Right now, millions of Americans are feeling the financial impact of the COVID-19 pandemic. In the past four weeks, more than 22 million unemployment claims have been filed across the country. The stock market is trying to recover from a significant downturn. And businesses are trying to keep their doors open in this new economic environment. 

As we evaluate how our economy changed overnight, it is important to elevate policies with known results. We know pensions provide immediate and long-term fiscal stability to their recipients while providing a much-needed economic boost to communities. According to the National Institute on Retirement Security, the spending from monthly pension payments supported 7.5 million jobs and $1.2 trillion in total economic output nationwide in 2016. However, pension opponents are taking advantage of the economic downturn to peddle false and misleading narratives about public pension funds. Below, we highlight three recent articles featuring these arguments and why they don’t have merit. 

The next covid-19 victim? Public pension funds. By Michael Glass and Sean Vanatta. In an op-ed for the Washington Post, these authors falsely claim that public pension plans will be rendered the way of the dodo bird in the wake of the coronavirus market downturn because they invest in supposedly “risky assets.” The authors conveniently fail to mention that public pension plans invest in the long-term, giving them a longer time frame to recover any short-term losses in the market. Furthermore, the vast majority of public pension plans are well-funded, leaving them in a solid financial position to counter any adjustments in the market. Finally, no investment is entirely immune to economic changes. The authors cite the relative safety of public pension funds investing heavily in municipal bonds in the first half of the 20th century as justification that they made safer investments than today. One needn’t look further to more recent examples like the city of Detroit in 2013 or the territory of Puerto Rico in 2016 defaulting on their municipal bonds that negative changes can happen to even the “safest” of investments. That’s why public pensions are in a better position to maximize returns and minimize risk for their members because they spread out a mix of high-risk and low-risk investments over a longer period of time.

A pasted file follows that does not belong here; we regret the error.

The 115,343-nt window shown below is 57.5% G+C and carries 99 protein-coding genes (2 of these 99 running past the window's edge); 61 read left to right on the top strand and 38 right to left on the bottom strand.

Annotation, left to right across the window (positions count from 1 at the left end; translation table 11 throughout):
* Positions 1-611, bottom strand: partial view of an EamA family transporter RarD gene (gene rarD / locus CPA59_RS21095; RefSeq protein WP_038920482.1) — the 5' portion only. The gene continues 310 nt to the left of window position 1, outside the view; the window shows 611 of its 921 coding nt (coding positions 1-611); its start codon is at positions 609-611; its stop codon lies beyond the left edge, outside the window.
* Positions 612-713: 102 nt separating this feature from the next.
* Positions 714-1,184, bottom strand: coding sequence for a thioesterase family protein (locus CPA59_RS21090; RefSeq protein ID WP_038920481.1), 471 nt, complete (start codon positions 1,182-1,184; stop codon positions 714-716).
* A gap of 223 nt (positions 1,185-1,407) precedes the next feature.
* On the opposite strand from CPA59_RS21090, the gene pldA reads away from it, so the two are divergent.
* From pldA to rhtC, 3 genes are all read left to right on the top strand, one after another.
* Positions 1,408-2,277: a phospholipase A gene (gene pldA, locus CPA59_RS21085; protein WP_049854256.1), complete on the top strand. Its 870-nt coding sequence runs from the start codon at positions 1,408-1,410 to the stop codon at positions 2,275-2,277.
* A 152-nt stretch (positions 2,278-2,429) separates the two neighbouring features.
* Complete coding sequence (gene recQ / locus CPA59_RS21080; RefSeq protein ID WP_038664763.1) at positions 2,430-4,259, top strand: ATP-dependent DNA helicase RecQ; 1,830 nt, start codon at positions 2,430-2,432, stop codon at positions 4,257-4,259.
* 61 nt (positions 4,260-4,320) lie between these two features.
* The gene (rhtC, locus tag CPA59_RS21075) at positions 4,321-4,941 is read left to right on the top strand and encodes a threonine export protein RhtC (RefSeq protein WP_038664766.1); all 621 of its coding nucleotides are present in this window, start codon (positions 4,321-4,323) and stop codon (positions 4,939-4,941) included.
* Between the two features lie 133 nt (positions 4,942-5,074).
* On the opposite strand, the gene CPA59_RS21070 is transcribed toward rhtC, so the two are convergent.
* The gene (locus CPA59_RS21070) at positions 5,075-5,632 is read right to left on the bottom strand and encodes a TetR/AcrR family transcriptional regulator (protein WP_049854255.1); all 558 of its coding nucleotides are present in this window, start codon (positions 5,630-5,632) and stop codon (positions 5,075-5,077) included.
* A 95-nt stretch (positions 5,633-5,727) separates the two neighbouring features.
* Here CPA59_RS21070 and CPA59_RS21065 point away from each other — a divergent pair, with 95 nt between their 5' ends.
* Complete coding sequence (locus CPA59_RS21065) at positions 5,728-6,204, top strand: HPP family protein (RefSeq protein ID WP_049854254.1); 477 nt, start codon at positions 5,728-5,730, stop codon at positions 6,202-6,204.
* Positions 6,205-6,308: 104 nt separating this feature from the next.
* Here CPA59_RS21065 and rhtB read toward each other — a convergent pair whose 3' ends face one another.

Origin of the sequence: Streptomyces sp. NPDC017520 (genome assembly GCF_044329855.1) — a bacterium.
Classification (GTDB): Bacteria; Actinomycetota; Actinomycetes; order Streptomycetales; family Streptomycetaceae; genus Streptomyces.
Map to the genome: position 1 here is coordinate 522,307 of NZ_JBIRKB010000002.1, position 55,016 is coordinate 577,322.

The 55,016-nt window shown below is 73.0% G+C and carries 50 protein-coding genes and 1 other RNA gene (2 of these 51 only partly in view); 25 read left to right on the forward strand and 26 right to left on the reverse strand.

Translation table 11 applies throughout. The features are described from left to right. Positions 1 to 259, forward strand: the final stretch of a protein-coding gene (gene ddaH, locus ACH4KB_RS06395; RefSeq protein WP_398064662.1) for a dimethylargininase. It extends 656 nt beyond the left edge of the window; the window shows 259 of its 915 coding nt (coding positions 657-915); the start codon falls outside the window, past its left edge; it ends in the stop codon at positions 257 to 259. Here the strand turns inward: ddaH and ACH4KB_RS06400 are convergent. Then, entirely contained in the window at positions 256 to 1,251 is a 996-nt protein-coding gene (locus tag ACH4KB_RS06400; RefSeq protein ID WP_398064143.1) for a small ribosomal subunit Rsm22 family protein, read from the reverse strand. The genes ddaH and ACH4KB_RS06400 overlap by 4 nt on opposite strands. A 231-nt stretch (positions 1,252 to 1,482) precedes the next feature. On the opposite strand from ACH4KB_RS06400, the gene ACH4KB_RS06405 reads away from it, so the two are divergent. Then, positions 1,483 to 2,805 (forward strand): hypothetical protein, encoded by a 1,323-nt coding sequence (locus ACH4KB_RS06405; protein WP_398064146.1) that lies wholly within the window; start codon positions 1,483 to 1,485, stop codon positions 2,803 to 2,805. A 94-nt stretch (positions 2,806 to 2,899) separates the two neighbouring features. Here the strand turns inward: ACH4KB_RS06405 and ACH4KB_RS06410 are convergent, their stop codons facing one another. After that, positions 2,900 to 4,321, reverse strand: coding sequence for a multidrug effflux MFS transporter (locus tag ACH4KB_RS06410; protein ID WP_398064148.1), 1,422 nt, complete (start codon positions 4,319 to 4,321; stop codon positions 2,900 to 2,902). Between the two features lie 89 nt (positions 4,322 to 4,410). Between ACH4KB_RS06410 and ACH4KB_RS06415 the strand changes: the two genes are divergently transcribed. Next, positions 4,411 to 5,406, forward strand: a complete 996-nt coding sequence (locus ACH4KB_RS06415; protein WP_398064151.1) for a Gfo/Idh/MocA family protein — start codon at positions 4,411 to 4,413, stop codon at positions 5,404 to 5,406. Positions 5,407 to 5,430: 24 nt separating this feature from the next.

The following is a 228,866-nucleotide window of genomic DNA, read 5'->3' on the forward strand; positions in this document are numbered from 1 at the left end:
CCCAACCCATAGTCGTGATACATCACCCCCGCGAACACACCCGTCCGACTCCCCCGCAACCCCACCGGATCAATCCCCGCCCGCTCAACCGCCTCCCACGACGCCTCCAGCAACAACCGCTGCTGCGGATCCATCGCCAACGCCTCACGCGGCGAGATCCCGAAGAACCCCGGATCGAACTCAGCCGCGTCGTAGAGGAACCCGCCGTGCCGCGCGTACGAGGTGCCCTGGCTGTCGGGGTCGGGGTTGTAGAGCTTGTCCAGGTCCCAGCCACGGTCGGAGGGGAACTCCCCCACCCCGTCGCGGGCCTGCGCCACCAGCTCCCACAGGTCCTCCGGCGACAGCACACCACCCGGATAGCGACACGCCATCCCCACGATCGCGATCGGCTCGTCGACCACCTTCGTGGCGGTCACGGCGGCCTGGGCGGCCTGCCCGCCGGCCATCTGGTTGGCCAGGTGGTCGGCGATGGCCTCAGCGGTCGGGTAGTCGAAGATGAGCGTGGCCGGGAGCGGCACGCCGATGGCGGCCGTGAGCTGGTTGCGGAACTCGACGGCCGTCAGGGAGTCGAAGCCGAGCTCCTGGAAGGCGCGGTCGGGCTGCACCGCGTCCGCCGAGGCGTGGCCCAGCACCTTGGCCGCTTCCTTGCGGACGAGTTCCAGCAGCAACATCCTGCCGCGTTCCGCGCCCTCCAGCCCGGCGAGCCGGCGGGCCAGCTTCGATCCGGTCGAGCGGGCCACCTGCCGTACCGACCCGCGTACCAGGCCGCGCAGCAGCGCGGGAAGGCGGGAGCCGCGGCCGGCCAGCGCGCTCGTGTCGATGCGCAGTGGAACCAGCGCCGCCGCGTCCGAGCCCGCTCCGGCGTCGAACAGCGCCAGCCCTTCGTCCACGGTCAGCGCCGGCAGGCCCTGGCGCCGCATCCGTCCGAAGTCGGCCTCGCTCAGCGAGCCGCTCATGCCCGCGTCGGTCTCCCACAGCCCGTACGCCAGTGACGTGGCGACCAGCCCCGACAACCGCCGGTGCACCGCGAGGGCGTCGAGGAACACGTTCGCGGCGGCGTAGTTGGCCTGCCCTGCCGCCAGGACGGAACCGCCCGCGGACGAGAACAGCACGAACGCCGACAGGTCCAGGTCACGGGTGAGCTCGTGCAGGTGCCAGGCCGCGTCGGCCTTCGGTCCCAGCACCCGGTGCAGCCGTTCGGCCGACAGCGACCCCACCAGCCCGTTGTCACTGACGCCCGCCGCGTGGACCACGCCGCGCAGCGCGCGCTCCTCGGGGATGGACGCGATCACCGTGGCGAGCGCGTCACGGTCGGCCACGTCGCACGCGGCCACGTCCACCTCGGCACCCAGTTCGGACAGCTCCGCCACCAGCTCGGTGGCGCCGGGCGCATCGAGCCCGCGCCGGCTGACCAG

How Well-Funded Are Pension Plans in Your State? By Janelle Cammenga. Cammenga compares the funded status of pension plans in each state in an article for conservative think tank the Tax Foundation. As we’ve written before, this is an extremely misleading way to cover this topic: 

“Although every plan in the country is run differently, the current average discount rate is 7.6 percent. According to the National Institute on Retirement Security, nationwide, the median rate of return for pension funds is 8.3 percent, which provides some buffer from the calculated discount rate. In a few states around the country, lawmakers repeatedly skipped, deferred, or only partially paid into pension funds every budget cycle. While public employees paid their share each and every paycheck, these states have a high unfunded liability due to this type of mismanagement by lawmakers.” 

We also wrote that “pension opponents often push this narrative because they have ulterior motives, such as closing a public pension plan and moving all newly hired public employees into a riskier 401(k)-style retirement plan,” and we believe that this is still the case when articles like this one are published about pension plans. 

Nebraska should shift to this approach for teacher pensions by Chad Aldeman. In this op-ed for the Omaha World-Herald, pension critic Aldeman writes that because of the coronavirus market downturn, Nebraska should switch its educators from a pension plan to a cash balance plan. As we have written before, cash balance plans fail as an adequate replacement option for a pension. With a pension, the defined benefit is a guaranteed monthly benefit based on the length of their career in public service. The defined benefit in a cash balance plan tends to be a set rate of return on investment, essentially moving a public employee into a 401(k)-style retirement product, leading to a lack of adequate retirement savings. Furthermore, switching to cash balance plans hurt taxpayers because pensions encourage people to remain in their professions for longer periods of time, saving the taxpayer money on the cost of high employee turnover. 

Lawmakers need to protect pensions during this economic downturn and in the future to ensure public employees can retire with security and dignity.